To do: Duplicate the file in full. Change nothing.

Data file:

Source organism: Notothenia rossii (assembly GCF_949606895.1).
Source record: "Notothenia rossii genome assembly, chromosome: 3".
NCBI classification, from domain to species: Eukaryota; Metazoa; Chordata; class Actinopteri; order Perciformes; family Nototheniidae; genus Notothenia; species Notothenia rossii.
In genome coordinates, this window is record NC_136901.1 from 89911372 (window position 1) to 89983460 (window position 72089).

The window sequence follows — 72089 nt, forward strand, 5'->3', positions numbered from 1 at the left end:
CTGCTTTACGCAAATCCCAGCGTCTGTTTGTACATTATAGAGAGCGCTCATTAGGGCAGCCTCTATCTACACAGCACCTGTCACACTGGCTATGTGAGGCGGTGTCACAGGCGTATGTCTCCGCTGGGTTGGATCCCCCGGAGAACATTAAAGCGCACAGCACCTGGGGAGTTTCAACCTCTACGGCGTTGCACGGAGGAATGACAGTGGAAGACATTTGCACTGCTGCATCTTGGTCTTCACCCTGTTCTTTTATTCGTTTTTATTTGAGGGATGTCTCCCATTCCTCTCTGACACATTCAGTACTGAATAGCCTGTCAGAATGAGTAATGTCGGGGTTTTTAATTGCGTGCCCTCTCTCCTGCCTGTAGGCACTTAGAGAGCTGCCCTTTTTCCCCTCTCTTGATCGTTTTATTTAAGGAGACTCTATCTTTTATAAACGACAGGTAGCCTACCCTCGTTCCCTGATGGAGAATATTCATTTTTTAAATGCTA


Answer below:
Source organism: Notothenia rossii (assembly GCF_949606895.1).
Source record: "Notothenia rossii genome assembly, chromosome: 3".
NCBI classification, from domain to species: Eukaryota; Metazoa; Chordata; class Actinopteri; order Perciformes; family Nototheniidae; genus Notothenia; species Notothenia rossii.
In genome coordinates, this window is record NC_136901.1 from 89911372 (window position 1) to 89983460 (window position 72089).

The window sequence follows — 72089 nt, forward strand, 5'->3', positions numbered from 1 at the left end:
CTGCTTTACGCAAATCCCAGCGTCTGTTTGTACATTATAGAGAGCGCTCATTAGGGCAGCCTCTATCTACACAGCACCTGTCACACTGGCTATGTGAGGCGGTGTCACAGGCGTATGTCTCCGCTGGGTTGGATCCCCCGGAGAACATTAAAGCGCACAGCACCTGGGGAGTTTCAACCTCTACGGCGTTGCACGGAGGAATGACAGTGGAAGACATTTGCACTGCTGCATCTTGGTCTTCACCCTGTTCTTTTATTCGTTTTTATTTGAGGGATGTCTCCCATTCCTCTCTGACACATTCAGTACTGAATAGCCTGTCAGAATGAGTAATGTCGGGGTTTTTAATTGCGTGCCCTCTCTCCTGCCTGTAGGCACTTAGAGAGCTGCCCTTTTTCCCCTCTCTTGATCGTTTTATTTAAGGAGACTCTATCTTTTATAAACGACAGGTAGCCTACCCTCGTTCCCTGATGGAGAATATTCATTTTTTAAATGCTA